In 2014, led by the re-election of U.S. Sen. Susan Collins and Gov. Paul LePage, Republicans gained control of the Maine Senate 20-15. This year, Maine Democrats, with relatively safe control of the House of Representatives (78-69), will center their efforts on regaining the Senate.

In this presidential year, the success or failure of the most unconventional Republican candidate in recent history, Donald Trump, will decide the fate of many of the party’s candidates.

According to the left-leaning Daily Kos, the chances of the Democrats regaining Maine Senate control are good. As always, there are “safe,” “leaning” and “toss-up” seats. The site predicts that Senate Majority Leader Michael Thibodeau, R-Winterport, who won narrowly in 2014, could lose this time to Johnathan Fulford, the same opponent who almost beat him last time. Roger Katz, R-Augusta, whose personal popularity virtually assures him a safe seat, doesn’t think so, citing Thibodeau’s now-statewide name recognition and demonstrated leadership ability.

However, it would not take much, according to some political junkies, for the Dems to capture seats they are favored to win along with a couple of toss-up victories in order to take back the Senate 18-17, where it was prior to the 2014 election.

The thin balance held by Republicans in the Senate could be affected by the outcome of a local battle for the seat of Earl McCormick, R-West Gardiner, who is not seeking another term. A hotly contested Democratic primary between former U.S. Senate candidate Shenna Bellows and Gardiner Councilor Terry Berry is one of the Senate races being closely watched.

In a Senate district that is basically rural, but includes very liberal Hallowell, a Bellows victory in the Democrat primary would produce a formidable opponent against the Republican nominee, either Gardiner Councilor Maureen Blanchard or a retired Navy admiral, Bryan Cutchen.


Bellows is proud of her record as a secular progressive and former executive director of the Maine Civil Liberties Union. A darling of Maine’s labor unions, Bellows unsuccessfully tried to knock off Collins, a champion of small business. Berry, a well-known local Realtor, would be the logical choice in this somewhat conservative district, except this is a Democrat primary with a lot at stake statewide. If Bellows wins she will be the favorite, because of money and organization, to defeat the Republican opponent in November. Cutchen, a newcomer and underdog, might be the best chance for Republicans to hold the seat.

To the voters in this district, I would urge attention to the issues in deciding which candidate stands for the same things that you do.

Another interesting local primary contest is the Democratic Party nomination for Kennebec County commissioner. Two well-known Dems, Patsy Crockett and Pat Paradis, are opposing each other for the ($10,000 a year) part-time job.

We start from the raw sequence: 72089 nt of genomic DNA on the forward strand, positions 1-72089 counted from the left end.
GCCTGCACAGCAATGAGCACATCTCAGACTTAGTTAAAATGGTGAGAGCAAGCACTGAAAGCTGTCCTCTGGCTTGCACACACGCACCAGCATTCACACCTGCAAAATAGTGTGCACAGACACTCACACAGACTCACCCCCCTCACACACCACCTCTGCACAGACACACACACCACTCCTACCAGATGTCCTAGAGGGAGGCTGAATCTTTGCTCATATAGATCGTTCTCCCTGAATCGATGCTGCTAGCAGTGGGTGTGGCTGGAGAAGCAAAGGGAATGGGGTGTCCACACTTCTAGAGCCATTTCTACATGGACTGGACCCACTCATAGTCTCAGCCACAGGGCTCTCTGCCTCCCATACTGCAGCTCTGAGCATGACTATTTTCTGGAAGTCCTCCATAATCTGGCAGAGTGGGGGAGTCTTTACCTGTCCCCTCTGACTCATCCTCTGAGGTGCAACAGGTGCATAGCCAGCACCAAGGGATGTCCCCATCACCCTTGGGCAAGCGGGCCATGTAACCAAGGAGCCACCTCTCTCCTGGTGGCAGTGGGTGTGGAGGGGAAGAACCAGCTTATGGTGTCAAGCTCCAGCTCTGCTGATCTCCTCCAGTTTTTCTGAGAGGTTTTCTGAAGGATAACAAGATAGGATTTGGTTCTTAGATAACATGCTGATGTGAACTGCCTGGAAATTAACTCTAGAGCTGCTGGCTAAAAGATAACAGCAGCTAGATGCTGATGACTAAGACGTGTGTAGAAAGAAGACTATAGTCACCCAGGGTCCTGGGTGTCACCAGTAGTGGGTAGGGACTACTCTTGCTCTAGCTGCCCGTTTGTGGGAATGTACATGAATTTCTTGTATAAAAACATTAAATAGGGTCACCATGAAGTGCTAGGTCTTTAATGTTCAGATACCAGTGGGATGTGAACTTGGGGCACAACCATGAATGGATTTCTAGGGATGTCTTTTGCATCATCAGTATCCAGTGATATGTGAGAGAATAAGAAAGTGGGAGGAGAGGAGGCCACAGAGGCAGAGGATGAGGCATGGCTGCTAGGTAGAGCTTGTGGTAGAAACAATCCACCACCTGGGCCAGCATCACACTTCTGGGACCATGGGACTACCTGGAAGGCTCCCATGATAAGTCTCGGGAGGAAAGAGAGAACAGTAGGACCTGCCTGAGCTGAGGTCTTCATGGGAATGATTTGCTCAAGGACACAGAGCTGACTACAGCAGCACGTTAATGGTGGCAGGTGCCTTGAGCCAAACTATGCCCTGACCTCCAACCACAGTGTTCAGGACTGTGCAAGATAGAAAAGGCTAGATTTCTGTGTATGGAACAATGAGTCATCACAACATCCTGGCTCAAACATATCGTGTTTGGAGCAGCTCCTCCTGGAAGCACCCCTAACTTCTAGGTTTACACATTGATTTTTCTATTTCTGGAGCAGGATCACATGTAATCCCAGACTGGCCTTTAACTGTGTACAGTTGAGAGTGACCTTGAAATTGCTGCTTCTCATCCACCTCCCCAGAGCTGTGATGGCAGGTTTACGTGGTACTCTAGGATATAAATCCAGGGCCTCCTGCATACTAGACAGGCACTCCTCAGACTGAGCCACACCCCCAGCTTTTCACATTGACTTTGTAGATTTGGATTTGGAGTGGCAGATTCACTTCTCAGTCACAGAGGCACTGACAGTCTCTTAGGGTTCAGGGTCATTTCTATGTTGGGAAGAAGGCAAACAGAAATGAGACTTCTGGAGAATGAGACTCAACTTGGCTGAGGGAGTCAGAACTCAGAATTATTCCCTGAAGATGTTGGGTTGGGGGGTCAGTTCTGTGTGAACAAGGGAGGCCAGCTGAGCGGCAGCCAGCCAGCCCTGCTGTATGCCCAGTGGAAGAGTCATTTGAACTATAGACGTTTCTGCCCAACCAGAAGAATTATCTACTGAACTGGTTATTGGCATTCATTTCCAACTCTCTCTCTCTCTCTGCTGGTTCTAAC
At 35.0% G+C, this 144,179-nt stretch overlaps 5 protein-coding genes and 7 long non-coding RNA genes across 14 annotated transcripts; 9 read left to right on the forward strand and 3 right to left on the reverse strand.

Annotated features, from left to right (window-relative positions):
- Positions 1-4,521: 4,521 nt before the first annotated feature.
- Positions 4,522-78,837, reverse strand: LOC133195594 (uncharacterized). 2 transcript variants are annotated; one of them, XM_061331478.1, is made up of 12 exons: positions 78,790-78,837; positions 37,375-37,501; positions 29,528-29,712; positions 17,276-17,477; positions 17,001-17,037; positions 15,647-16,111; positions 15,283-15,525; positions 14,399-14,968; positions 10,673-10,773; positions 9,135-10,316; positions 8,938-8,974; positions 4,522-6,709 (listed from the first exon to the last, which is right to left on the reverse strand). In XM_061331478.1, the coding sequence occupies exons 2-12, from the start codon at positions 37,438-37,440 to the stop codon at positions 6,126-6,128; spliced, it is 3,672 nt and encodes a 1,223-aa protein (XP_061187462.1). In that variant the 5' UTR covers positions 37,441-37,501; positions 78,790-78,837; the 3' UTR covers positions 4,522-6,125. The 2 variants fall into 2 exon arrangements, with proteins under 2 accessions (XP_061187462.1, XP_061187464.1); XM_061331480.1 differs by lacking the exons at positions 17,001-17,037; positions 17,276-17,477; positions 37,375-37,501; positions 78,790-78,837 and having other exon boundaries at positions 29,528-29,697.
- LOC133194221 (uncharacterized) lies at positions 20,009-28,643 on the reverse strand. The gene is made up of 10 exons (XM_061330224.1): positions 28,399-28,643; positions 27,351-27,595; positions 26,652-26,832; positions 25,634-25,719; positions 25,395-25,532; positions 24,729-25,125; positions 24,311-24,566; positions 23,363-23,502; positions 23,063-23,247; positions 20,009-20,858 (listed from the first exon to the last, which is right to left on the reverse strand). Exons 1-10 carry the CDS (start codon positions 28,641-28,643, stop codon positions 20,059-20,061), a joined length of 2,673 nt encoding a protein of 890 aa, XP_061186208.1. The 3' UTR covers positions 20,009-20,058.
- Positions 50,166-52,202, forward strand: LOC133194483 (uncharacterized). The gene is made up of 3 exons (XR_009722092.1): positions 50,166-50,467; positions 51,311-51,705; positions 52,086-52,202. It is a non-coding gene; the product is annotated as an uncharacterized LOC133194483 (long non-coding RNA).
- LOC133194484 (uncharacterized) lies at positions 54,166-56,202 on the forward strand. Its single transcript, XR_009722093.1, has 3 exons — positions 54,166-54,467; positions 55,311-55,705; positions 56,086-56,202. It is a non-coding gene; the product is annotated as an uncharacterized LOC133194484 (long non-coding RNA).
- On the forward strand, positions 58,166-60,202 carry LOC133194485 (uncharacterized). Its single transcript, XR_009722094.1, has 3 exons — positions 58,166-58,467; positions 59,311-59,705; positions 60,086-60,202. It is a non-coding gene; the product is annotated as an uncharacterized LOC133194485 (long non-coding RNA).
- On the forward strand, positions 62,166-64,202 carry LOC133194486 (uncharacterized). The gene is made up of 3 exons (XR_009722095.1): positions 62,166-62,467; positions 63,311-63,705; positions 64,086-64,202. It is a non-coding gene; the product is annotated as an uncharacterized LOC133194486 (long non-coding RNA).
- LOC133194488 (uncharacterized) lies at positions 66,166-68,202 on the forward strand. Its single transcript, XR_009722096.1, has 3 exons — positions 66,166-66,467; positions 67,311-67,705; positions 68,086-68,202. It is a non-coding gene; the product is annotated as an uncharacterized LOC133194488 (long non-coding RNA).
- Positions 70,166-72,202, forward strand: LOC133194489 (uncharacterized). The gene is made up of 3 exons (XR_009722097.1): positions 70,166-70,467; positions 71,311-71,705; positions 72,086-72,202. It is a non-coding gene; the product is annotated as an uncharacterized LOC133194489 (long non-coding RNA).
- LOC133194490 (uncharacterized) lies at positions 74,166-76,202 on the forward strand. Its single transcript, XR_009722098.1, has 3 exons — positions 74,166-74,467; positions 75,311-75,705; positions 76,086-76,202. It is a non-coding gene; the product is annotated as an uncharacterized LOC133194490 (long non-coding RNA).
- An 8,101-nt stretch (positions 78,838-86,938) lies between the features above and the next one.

In Kennebec County, winning the Democrat primary for county commission is tantamount to election.

Crockett is a gubernatorial appointee serving in the seat vacated by the passing of Beverly Daggett. Now she seeks affirmation by election. Paradis hopes to deny her.

Both candidates have served in various elected positions, including the state Legislature. Paradis is being term-limited out after three terms as Augusta’s Ward 3 councilor. While Crockett has had extensive experience with county issues, Paradis’ activities have been confined to north Augusta, where he has served his constituents well.


Paradis has revived the campaign message and old signs — proclaiming, “Pat Paradis listens!” — that I created for him several years ago when he was opposed for re-election to the council. Glad he liked that campaign so much.

Crockett, relying on extensive door-to-door campaigning, has the support of Daggett’s surviving spouse and family, as well as party activists. A very small primary turnout and a third candidate, Carl Pease, a former Windsor town manager, complicates a prediction on this one. “Native politics” hands Paradis the edge in Augusta’s Ward 3, but Crockett’s work ethic, organizational abilities and connections throughout Kennebec County towns in the district should bring her victory.

One thing is certain, since I know all these players quite well, and had the pleasure of working with Daggett on several Augusta mayoral and council campaigns, the unequivocal choice to succeed her would have been her close friend Patsy Crockett. Also, Paradis has developed a longtime trust and loyalty deficit among most leading local Democrats.

Commissioner Crockett deserves to keep her new job.

Don Roberts, a former city councilor and former vice chairman of the Charter Commission in Augusta, is a trustee of the Greater Augusta Utility District.

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